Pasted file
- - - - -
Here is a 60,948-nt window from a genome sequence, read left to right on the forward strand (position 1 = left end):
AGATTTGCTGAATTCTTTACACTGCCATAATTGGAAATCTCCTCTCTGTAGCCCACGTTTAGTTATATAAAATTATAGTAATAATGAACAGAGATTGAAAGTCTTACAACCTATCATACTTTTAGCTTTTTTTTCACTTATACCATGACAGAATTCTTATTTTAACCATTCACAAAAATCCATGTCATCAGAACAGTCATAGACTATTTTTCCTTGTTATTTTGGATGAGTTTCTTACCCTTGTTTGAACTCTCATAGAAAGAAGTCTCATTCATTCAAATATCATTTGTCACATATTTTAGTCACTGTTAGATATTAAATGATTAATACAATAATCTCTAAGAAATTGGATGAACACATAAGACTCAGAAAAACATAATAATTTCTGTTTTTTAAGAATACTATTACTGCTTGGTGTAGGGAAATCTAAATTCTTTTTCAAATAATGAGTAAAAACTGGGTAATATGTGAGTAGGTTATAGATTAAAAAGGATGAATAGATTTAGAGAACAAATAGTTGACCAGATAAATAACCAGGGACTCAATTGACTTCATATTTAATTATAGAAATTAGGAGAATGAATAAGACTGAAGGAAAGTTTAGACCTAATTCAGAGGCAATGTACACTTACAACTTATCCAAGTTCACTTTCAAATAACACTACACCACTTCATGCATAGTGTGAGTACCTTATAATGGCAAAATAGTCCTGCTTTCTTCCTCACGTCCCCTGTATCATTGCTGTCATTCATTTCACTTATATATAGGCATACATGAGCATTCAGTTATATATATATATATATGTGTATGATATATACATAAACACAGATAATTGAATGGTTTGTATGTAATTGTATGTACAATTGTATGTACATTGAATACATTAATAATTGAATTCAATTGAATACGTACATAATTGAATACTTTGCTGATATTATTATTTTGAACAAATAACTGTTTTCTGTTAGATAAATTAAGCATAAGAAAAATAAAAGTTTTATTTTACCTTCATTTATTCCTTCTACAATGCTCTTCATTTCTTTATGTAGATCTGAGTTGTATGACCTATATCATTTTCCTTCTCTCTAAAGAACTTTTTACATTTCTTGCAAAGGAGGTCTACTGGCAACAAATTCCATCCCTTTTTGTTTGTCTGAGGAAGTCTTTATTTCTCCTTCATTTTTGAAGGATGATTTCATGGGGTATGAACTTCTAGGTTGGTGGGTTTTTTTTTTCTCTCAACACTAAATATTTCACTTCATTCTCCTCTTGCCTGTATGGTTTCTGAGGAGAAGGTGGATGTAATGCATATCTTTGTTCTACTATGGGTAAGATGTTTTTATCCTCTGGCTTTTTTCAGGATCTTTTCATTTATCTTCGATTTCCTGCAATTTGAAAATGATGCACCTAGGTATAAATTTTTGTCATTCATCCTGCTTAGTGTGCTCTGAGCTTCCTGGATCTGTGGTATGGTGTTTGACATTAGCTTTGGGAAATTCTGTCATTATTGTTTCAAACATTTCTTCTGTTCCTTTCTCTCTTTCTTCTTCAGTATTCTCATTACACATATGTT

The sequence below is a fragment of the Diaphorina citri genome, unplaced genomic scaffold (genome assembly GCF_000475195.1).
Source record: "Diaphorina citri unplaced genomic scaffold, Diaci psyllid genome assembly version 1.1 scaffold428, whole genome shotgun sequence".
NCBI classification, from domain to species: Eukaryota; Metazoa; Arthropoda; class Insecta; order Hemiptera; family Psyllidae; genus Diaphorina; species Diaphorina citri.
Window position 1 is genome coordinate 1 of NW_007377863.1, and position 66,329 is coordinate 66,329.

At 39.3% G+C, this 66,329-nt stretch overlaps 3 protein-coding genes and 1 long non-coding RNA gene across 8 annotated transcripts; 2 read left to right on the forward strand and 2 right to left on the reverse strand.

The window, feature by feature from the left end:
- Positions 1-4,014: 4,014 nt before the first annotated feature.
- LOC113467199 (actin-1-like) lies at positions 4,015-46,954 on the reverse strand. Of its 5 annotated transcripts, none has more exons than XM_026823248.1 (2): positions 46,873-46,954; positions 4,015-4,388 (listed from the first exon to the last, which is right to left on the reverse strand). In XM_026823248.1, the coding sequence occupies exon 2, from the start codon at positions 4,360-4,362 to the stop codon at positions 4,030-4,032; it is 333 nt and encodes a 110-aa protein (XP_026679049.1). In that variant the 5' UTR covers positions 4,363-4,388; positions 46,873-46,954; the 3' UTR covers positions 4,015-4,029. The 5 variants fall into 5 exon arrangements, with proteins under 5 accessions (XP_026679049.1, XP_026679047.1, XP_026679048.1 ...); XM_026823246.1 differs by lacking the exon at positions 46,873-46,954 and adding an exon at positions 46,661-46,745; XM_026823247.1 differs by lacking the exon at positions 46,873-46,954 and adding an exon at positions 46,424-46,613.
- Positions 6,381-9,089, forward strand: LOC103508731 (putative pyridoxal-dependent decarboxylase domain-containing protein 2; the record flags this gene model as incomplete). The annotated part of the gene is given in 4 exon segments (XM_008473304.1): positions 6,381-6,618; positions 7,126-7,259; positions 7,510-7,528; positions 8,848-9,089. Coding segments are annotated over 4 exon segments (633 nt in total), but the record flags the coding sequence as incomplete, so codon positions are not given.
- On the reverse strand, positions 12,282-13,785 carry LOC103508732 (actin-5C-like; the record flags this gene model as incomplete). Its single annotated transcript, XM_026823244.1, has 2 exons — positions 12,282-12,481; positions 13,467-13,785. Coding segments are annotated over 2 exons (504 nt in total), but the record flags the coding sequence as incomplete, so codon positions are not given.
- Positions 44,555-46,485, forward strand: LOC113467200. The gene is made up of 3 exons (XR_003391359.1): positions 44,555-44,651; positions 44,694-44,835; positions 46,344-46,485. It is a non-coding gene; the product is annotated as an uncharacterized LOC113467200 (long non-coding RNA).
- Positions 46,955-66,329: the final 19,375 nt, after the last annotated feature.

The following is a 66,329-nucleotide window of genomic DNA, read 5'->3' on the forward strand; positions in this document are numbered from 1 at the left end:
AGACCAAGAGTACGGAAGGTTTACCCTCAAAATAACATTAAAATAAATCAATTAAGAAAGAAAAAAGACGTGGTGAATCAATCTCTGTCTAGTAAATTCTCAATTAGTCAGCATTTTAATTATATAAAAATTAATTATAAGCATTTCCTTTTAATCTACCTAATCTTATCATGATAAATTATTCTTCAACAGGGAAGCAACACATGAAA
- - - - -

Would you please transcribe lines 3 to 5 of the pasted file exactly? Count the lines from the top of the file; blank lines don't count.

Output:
The sequence below is a fragment of the Diaphorina citri genome, unplaced genomic scaffold (genome assembly GCF_000475195.1).
Source record: "Diaphorina citri unplaced genomic scaffold, Diaci psyllid genome assembly version 1.1 scaffold428, whole genome shotgun sequence".
NCBI classification, from domain to species: Eukaryota; Metazoa; Arthropoda; class Insecta; order Hemiptera; family Psyllidae; genus Diaphorina; species Diaphorina citri.